GV70's Avatar
    GV70 Posts: 2,918, Reputation: 283
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    #4

    Apr 2, 2008, 01:50 PM
    § 7B‑503. Criteria for nonsecure custody.

    (a) When a request is made for nonsecure custody, the court shall first consider release of the juvenile to the juvenile's parent, relative, guardian, custodian, or other responsible adult. An order for nonsecure custody shall be made only when there is a reasonable factual basis to believe the matters alleged in the petition are true, and

    (1) The juvenile has been abandoned; or

    (2) The juvenile has suffered physical injury or sexual abuse; or

    (3) The juvenile is exposed to a substantial risk of physical injury or sexual abuse because the parent, guardian, custodian, or caretaker has created the conditions likely to cause injury or abuse or has failed to provide, or is unable to provide, adequate supervision or protection; or

    (4) The juvenile is in need of medical treatment to cure, alleviate, or prevent suffering serious physical harm which may result in death, disfigurement, or substantial impairment of bodily functions, and the juvenile's parent, guardian, custodian, or caretaker is unwilling or unable to provide or consent to the medical treatment; or

    (5) The parent, guardian, custodian, or caretaker consents to the nonsecure custody order; or

    (6) The juvenile is a runaway and consents to nonsecure custody.

    A juvenile alleged to be abused, neglected, or dependent shall be placed in nonsecure custody only when there is a reasonable factual basis to believe that there are no other reasonable means available to protect the juvenile. In no case shall a juvenile alleged to be abused, neglected, or dependent be placed in secure custody.

    (b) Whenever a petition is filed under G.S. 7B‑302(d1), the court shall rule on the petition prior to returning the child to a home where the alleged abuser or abusers are or have been present. If the court finds that the alleged abuser or abusers have a history of violent behavior against people, the court shall order the alleged abuser or abusers to submit to a complete mental health evaluation by a licensed psychologist or psychiatrist. The court may order the alleged abuser or abusers to pay the cost of any mental health evaluation required under this section. (1979, c. 815, s. 1; 1981, c. 426, ss. 1‑4; c. 526; 1983, c. 590, ss. 2‑6; 1987, c. 101; 1987 (Reg. Sess. 1988), c. 1090, s. 3; 1989, c. 550; 1998‑202, s. 6; 1999‑318, s. 4; 1999‑456, s. 60.)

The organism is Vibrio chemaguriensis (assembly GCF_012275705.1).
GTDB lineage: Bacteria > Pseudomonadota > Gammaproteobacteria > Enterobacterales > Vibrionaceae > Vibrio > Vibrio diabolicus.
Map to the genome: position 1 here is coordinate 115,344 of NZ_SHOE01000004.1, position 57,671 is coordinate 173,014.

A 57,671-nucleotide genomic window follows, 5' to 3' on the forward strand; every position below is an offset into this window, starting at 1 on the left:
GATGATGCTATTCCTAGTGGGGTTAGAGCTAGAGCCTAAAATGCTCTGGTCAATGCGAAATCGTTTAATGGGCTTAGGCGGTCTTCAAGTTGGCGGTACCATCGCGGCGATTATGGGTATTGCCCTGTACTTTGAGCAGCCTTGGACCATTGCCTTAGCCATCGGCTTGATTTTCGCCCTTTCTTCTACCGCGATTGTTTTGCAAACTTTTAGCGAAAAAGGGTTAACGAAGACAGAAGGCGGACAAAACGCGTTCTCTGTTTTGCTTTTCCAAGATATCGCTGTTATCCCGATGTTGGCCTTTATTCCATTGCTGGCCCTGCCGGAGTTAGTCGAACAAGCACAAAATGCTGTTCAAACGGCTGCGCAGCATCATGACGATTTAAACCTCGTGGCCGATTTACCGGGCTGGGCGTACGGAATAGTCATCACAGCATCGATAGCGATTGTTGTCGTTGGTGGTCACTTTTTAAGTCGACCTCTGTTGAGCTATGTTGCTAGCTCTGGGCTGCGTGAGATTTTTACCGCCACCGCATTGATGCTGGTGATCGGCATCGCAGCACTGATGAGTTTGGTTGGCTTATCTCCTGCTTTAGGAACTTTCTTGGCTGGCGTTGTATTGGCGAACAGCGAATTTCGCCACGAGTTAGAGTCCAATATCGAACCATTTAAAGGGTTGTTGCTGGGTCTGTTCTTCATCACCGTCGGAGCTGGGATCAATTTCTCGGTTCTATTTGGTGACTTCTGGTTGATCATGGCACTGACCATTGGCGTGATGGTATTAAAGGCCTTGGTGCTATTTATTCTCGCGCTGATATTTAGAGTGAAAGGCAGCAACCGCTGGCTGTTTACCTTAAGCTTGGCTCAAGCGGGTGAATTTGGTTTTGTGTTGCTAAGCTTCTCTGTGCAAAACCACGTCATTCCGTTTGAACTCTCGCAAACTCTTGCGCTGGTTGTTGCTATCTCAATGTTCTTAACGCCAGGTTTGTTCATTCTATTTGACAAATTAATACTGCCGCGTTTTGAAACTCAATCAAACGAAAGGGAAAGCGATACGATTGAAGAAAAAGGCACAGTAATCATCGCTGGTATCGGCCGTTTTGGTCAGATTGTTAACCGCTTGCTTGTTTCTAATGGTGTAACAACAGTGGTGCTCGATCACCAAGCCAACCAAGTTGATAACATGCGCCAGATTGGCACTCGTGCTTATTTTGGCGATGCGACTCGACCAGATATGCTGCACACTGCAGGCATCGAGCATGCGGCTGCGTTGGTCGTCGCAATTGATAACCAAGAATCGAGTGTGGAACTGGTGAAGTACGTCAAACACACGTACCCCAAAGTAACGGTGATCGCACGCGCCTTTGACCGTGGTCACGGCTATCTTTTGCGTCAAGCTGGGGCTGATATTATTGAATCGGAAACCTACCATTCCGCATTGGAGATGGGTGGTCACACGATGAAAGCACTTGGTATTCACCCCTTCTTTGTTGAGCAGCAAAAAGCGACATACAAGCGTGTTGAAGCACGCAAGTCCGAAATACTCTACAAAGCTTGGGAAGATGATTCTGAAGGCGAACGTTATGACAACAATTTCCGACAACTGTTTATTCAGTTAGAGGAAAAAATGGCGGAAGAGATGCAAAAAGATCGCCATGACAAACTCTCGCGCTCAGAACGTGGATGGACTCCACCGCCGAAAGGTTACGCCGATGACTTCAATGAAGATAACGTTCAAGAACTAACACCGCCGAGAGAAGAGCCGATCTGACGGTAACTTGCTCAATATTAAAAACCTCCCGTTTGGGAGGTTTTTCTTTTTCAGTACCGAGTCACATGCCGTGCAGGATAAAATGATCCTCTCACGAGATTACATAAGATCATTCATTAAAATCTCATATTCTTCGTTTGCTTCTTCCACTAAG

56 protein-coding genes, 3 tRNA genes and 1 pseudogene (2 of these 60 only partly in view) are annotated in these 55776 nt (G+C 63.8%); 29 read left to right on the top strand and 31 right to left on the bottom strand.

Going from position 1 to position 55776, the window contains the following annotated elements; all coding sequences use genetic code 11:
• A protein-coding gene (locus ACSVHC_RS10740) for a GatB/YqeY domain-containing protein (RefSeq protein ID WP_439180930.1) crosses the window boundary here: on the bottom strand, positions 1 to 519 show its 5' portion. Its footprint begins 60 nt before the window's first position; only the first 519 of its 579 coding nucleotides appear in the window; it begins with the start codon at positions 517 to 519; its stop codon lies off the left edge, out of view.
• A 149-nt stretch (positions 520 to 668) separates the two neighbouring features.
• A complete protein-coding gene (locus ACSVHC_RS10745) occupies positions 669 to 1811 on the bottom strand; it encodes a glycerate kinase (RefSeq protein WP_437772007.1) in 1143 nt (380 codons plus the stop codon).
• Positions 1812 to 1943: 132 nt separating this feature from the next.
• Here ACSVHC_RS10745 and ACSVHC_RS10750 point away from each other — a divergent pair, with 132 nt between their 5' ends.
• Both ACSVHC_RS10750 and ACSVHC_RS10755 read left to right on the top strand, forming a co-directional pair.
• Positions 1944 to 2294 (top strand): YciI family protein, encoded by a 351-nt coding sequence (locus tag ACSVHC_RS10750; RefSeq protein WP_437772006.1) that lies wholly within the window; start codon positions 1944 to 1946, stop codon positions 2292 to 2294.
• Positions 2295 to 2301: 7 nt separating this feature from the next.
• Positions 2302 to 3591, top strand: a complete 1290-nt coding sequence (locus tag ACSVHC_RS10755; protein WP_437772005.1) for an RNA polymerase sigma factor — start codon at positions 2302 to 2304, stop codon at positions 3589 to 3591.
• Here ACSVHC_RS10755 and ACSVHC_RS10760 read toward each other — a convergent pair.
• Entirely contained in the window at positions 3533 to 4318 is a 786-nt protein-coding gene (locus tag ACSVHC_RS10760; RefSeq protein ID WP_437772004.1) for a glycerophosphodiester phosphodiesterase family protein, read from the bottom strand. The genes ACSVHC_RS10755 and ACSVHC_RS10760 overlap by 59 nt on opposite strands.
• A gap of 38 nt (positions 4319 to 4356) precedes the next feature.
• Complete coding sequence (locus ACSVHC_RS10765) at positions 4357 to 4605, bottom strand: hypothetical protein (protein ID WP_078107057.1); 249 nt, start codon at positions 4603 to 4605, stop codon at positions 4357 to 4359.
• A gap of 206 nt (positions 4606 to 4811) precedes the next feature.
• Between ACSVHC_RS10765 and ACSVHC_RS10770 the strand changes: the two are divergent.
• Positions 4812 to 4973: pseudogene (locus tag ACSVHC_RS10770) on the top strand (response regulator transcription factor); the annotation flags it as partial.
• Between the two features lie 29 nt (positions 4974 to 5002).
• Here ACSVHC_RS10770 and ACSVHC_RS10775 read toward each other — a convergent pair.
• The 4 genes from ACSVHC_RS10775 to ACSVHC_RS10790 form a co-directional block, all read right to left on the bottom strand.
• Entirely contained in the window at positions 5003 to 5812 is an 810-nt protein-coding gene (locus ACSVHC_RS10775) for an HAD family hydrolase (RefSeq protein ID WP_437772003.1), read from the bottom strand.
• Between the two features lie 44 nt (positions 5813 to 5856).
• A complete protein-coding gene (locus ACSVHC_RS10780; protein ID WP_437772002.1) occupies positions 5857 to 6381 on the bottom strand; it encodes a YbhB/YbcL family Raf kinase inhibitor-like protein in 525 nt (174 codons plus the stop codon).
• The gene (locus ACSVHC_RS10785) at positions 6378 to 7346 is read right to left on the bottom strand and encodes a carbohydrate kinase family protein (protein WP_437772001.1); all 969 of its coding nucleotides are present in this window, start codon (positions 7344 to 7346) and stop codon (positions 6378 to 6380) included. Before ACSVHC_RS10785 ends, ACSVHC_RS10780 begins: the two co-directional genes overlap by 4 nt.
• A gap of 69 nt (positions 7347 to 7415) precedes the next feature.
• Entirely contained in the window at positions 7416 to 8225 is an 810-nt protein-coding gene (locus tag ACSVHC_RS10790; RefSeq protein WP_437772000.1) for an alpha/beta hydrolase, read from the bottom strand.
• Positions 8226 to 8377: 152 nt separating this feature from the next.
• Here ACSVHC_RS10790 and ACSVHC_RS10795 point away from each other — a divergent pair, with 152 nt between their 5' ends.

GV70's Avatar
    GV70 Posts: 2,918, Reputation: 283
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    #5

    Apr 2, 2008, 01:53 PM
    § 7B‑1104. Petition or motion.

    The petition, or motion pursuant to G.S. 7B‑1102, shall be verified by the petitioner or movant and shall be entitled "In Re (last name of juvenile), a minor juvenile"; and shall set forth such of the following facts as are known; and with respect to the facts which are unknown the petitioner or movant shall so state:

    (1) The name of the juvenile as it appears on the juvenile's birth certificate, the date and place of birth, and the county where the juvenile is presently residing.

    (2) The name and address of the petitioner or movant and facts sufficient to identify the petitioner or movant as one authorized by G.S. 7B‑1103 to file a petition or motion.

    (3) The name and address of the parents of the juvenile. If the name or address of one or both parents is unknown to the petitioner or movant, the petitioner or movant shall set forth with particularity the petitioner's or movant's efforts to ascertain the identity or whereabouts of the parent or parents. The information may be contained in an affidavit attached to the petition or motion and incorporated therein by reference. A person whose actions resulted in a conviction under G.S. 14‑27.2 or G.S. 14‑27.3 and the conception of the juvenile need not be named in the petition.

    (4) The name and address of any person who has been judicially appointed as guardian of the person of the juvenile.

    (5) The name and address of any person or agency to whom custody of the juvenile has been given by a court of this or any other state; and a copy of the custody order shall be attached to the petition or motion.

    (6) Facts that are sufficient to warrant a determination that one or more of the grounds for terminating parental rights exist.

    (7) That the petition or motion has not been filed to circumvent the provisions of Article 2 of Chapter 50A of the General Statutes, the Uniform Child‑Custody Jurisdiction and Enforcement Act. (1977, c. 879, s. 8; 1979, c. 110, s. 8; 1981, c. 469, s. 23; 1987, c. 550, s. 15; 1998‑202, s. 6; 1999‑223, s. 7; 1999‑456, s. 60; 2000‑183, s. 5; 2004‑128, s. 14.)
    Fr_Chuck's Avatar
    Fr_Chuck Posts: 81,304, Reputation: 7692
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    #6

    Apr 2, 2008, 04:09 PM
    If you have never had any legal custody, you will need an attorney and it will be a long and hard fight, you will have to show and prove that the mother ( where is the father? ) and father are a danger to the child.